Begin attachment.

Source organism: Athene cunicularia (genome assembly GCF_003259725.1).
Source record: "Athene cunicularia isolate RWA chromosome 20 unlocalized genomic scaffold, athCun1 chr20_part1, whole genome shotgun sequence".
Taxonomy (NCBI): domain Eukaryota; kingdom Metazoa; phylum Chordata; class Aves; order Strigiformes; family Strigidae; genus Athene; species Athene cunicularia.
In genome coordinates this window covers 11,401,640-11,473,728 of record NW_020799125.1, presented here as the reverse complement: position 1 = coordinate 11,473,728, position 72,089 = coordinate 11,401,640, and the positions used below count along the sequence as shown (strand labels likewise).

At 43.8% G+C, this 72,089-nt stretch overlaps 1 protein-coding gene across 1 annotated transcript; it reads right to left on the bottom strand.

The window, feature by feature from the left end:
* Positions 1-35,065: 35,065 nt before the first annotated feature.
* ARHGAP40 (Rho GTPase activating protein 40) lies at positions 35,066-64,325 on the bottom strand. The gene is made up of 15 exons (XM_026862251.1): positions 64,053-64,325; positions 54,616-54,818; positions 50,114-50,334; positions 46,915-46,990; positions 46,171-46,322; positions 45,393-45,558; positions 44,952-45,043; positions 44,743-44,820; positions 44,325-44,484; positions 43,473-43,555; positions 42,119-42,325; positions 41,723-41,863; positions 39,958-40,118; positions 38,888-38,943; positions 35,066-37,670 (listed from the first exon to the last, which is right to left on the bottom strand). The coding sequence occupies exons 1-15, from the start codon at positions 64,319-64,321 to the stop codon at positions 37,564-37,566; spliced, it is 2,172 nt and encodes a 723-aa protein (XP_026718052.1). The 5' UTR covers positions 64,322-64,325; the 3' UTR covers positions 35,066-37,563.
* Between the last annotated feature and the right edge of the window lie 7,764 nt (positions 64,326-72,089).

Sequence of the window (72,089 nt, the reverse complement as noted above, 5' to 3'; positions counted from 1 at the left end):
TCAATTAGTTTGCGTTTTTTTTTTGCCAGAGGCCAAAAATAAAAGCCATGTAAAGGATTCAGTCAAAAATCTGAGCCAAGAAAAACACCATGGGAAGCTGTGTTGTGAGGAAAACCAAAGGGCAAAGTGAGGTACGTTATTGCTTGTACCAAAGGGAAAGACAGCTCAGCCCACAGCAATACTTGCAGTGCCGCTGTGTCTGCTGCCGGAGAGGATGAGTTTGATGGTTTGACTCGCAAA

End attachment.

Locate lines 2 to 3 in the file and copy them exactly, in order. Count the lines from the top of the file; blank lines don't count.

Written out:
Source record: "Athene cunicularia isolate RWA chromosome 20 unlocalized genomic scaffold, athCun1 chr20_part1, whole genome shotgun sequence".
Taxonomy (NCBI): domain Eukaryota; kingdom Metazoa; phylum Chordata; class Aves; order Strigiformes; family Strigidae; genus Athene; species Athene cunicularia.